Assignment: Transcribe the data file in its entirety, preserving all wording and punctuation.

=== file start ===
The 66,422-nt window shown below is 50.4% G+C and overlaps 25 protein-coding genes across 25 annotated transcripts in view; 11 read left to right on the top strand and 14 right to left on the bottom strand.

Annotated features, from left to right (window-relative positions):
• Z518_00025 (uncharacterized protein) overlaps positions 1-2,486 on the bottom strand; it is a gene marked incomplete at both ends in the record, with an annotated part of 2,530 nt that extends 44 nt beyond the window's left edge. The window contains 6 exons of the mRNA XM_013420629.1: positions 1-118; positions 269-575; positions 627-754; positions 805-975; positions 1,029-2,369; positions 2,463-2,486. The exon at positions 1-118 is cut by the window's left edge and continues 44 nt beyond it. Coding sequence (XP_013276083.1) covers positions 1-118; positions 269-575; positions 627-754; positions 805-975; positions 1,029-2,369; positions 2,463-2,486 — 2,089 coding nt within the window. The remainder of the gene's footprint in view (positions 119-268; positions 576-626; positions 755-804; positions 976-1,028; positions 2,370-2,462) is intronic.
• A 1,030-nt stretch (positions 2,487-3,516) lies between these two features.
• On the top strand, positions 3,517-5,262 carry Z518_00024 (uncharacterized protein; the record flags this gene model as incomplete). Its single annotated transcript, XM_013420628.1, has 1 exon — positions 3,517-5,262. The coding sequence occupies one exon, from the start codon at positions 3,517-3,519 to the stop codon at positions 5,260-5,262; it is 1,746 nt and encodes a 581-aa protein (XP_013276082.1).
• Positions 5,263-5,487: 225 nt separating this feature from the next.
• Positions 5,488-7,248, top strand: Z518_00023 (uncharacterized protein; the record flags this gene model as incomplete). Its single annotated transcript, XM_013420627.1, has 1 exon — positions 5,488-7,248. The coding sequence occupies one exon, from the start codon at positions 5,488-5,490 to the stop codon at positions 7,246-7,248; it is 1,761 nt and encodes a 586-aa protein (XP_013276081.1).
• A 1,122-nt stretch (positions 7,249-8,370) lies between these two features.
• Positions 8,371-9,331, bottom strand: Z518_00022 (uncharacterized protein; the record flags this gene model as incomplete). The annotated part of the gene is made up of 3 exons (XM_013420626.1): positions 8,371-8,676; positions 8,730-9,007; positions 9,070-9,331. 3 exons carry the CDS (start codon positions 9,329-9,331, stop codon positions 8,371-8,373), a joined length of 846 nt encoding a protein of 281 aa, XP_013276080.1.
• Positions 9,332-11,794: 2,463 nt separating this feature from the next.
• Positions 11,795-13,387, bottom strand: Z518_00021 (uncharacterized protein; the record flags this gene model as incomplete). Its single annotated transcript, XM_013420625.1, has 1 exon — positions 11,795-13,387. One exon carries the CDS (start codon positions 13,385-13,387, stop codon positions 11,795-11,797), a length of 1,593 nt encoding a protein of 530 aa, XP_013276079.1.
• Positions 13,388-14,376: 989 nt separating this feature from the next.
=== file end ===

The 66,422-nt window shown below is 50.4% G+C and overlaps 25 protein-coding genes across 25 annotated transcripts in view; 11 read left to right on the top strand and 14 right to left on the bottom strand.

Annotated features, from left to right (window-relative positions):
• Z518_00025 (uncharacterized protein) overlaps positions 1-2,486 on the bottom strand; it is a gene marked incomplete at both ends in the record, with an annotated part of 2,530 nt that extends 44 nt beyond the window's left edge. The window contains 6 exons of the mRNA XM_013420629.1: positions 1-118; positions 269-575; positions 627-754; positions 805-975; positions 1,029-2,369; positions 2,463-2,486. The exon at positions 1-118 is cut by the window's left edge and continues 44 nt beyond it. Coding sequence (XP_013276083.1) covers positions 1-118; positions 269-575; positions 627-754; positions 805-975; positions 1,029-2,369; positions 2,463-2,486 — 2,089 coding nt within the window. The remainder of the gene's footprint in view (positions 119-268; positions 576-626; positions 755-804; positions 976-1,028; positions 2,370-2,462) is intronic.
• A 1,030-nt stretch (positions 2,487-3,516) lies between these two features.
• On the top strand, positions 3,517-5,262 carry Z518_00024 (uncharacterized protein; the record flags this gene model as incomplete). Its single annotated transcript, XM_013420628.1, has 1 exon — positions 3,517-5,262. The coding sequence occupies one exon, from the start codon at positions 3,517-3,519 to the stop codon at positions 5,260-5,262; it is 1,746 nt and encodes a 581-aa protein (XP_013276082.1).
• Positions 5,263-5,487: 225 nt separating this feature from the next.
• Positions 5,488-7,248, top strand: Z518_00023 (uncharacterized protein; the record flags this gene model as incomplete). Its single annotated transcript, XM_013420627.1, has 1 exon — positions 5,488-7,248. The coding sequence occupies one exon, from the start codon at positions 5,488-5,490 to the stop codon at positions 7,246-7,248; it is 1,761 nt and encodes a 586-aa protein (XP_013276081.1).
• A 1,122-nt stretch (positions 7,249-8,370) lies between these two features.
• Positions 8,371-9,331, bottom strand: Z518_00022 (uncharacterized protein; the record flags this gene model as incomplete). The annotated part of the gene is made up of 3 exons (XM_013420626.1): positions 8,371-8,676; positions 8,730-9,007; positions 9,070-9,331. 3 exons carry the CDS (start codon positions 9,329-9,331, stop codon positions 8,371-8,373), a joined length of 846 nt encoding a protein of 281 aa, XP_013276080.1.
• Positions 9,332-11,794: 2,463 nt separating this feature from the next.
• Positions 11,795-13,387, bottom strand: Z518_00021 (uncharacterized protein; the record flags this gene model as incomplete). Its single annotated transcript, XM_013420625.1, has 1 exon — positions 11,795-13,387. One exon carries the CDS (start codon positions 13,385-13,387, stop codon positions 11,795-11,797), a length of 1,593 nt encoding a protein of 530 aa, XP_013276079.1.
• Positions 13,388-14,376: 989 nt separating this feature from the next.